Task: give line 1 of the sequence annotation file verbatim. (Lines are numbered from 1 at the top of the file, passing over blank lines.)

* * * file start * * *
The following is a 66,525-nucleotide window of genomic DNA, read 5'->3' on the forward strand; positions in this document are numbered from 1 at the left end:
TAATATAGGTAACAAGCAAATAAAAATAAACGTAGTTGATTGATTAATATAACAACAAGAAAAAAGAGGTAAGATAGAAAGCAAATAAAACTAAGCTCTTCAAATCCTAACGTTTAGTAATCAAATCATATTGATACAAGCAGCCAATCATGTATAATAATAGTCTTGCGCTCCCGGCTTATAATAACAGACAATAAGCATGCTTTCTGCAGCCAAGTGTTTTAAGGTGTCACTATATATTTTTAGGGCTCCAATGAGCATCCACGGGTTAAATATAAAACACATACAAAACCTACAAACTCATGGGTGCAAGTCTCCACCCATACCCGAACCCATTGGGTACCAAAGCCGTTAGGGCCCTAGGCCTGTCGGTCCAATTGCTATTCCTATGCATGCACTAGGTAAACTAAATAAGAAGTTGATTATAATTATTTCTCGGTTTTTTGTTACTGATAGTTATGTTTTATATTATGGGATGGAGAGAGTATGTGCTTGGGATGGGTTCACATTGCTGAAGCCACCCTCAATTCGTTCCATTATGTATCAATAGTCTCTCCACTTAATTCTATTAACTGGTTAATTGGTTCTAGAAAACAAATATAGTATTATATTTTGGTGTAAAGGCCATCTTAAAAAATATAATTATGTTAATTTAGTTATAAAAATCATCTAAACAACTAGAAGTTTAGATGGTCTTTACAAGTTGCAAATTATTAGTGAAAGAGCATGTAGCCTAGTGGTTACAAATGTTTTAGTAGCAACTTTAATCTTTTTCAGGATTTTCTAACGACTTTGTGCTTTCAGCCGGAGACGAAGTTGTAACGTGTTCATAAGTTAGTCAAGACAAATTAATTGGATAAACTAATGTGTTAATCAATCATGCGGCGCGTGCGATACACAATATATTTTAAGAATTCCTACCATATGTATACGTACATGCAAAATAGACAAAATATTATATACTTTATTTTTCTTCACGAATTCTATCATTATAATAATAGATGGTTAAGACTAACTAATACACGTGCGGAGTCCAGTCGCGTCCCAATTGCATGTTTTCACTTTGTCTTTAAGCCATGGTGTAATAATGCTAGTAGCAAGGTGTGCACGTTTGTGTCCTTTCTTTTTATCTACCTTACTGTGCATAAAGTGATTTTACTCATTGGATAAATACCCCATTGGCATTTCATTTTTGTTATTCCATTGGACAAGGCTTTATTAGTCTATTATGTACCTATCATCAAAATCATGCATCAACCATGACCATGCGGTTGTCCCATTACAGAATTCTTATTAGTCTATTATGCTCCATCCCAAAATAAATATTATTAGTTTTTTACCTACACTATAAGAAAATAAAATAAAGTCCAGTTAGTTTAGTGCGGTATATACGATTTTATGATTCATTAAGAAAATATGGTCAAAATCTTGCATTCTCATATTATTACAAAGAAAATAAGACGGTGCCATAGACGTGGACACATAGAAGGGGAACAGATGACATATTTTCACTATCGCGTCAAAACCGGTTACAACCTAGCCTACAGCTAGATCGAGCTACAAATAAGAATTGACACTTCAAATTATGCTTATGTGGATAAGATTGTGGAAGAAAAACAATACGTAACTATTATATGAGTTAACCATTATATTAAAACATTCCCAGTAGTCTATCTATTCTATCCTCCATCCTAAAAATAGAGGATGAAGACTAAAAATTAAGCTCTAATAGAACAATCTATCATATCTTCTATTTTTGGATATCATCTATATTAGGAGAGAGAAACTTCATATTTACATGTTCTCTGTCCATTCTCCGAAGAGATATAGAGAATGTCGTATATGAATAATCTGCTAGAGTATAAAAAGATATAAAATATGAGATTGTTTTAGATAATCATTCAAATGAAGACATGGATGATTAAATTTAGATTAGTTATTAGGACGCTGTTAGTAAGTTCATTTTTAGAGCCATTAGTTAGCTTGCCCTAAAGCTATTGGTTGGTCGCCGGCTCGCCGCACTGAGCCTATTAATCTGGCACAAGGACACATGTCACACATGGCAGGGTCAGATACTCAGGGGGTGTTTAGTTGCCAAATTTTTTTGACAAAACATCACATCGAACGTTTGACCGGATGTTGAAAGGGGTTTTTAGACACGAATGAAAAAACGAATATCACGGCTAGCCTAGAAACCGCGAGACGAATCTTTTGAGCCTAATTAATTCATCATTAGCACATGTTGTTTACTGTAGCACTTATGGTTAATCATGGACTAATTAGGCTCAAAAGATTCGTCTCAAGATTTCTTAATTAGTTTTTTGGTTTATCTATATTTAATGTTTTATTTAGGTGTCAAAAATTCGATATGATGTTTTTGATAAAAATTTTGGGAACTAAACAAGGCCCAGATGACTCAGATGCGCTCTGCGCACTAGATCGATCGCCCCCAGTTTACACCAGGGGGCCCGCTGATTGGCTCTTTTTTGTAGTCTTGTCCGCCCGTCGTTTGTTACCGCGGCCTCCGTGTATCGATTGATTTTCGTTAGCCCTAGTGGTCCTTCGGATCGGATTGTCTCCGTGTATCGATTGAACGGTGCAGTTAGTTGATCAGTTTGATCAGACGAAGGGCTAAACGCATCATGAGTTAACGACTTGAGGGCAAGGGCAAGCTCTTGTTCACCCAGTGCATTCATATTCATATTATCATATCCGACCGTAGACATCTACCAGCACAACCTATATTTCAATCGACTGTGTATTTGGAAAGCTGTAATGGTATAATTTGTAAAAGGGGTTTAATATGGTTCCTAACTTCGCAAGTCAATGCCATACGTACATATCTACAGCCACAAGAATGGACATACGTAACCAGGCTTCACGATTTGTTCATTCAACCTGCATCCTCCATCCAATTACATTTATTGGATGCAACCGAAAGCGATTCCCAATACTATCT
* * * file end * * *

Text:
The following is a 66,525-nucleotide window of genomic DNA, read 5'->3' on the forward strand; positions in this document are numbered from 1 at the left end: